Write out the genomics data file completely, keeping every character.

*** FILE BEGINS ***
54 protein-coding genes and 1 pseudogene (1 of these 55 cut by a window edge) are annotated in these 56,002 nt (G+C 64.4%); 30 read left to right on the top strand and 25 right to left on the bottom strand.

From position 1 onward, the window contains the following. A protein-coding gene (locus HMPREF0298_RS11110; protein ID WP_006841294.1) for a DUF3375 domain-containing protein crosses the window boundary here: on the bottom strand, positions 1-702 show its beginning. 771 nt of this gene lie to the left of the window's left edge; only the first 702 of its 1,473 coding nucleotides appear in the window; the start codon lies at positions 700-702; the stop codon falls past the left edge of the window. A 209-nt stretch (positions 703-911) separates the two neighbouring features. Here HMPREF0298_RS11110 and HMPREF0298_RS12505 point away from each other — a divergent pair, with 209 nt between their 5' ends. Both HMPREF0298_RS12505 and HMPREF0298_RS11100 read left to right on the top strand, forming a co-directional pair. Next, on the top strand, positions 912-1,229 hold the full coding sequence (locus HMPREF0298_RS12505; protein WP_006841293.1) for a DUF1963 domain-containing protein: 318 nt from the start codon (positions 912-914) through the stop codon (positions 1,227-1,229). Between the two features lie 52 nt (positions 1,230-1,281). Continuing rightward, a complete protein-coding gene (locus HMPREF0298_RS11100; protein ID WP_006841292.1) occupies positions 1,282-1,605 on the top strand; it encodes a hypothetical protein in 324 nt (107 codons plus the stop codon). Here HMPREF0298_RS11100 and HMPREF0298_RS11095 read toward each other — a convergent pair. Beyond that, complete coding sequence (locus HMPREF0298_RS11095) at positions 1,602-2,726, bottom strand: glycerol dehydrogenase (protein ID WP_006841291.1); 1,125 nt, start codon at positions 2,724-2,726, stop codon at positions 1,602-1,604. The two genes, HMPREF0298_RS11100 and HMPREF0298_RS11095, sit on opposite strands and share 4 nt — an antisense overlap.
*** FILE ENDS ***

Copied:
54 protein-coding genes and 1 pseudogene (1 of these 55 cut by a window edge) are annotated in these 56,002 nt (G+C 64.4%); 30 read left to right on the top strand and 25 right to left on the bottom strand.

From position 1 onward, the window contains the following. A protein-coding gene (locus HMPREF0298_RS11110; protein ID WP_006841294.1) for a DUF3375 domain-containing protein crosses the window boundary here: on the bottom strand, positions 1-702 show its beginning. 771 nt of this gene lie to the left of the window's left edge; only the first 702 of its 1,473 coding nucleotides appear in the window; the start codon lies at positions 700-702; the stop codon falls past the left edge of the window. A 209-nt stretch (positions 703-911) separates the two neighbouring features. Here HMPREF0298_RS11110 and HMPREF0298_RS12505 point away from each other — a divergent pair, with 209 nt between their 5' ends. Both HMPREF0298_RS12505 and HMPREF0298_RS11100 read left to right on the top strand, forming a co-directional pair. Next, on the top strand, positions 912-1,229 hold the full coding sequence (locus HMPREF0298_RS12505; protein WP_006841293.1) for a DUF1963 domain-containing protein: 318 nt from the start codon (positions 912-914) through the stop codon (positions 1,227-1,229). Between the two features lie 52 nt (positions 1,230-1,281). Continuing rightward, a complete protein-coding gene (locus HMPREF0298_RS11100; protein ID WP_006841292.1) occupies positions 1,282-1,605 on the top strand; it encodes a hypothetical protein in 324 nt (107 codons plus the stop codon). Here HMPREF0298_RS11100 and HMPREF0298_RS11095 read toward each other — a convergent pair. Beyond that, complete coding sequence (locus HMPREF0298_RS11095) at positions 1,602-2,726, bottom strand: glycerol dehydrogenase (protein ID WP_006841291.1); 1,125 nt, start codon at positions 2,724-2,726, stop codon at positions 1,602-1,604. The two genes, HMPREF0298_RS11100 and HMPREF0298_RS11095, sit on opposite strands and share 4 nt — an antisense overlap.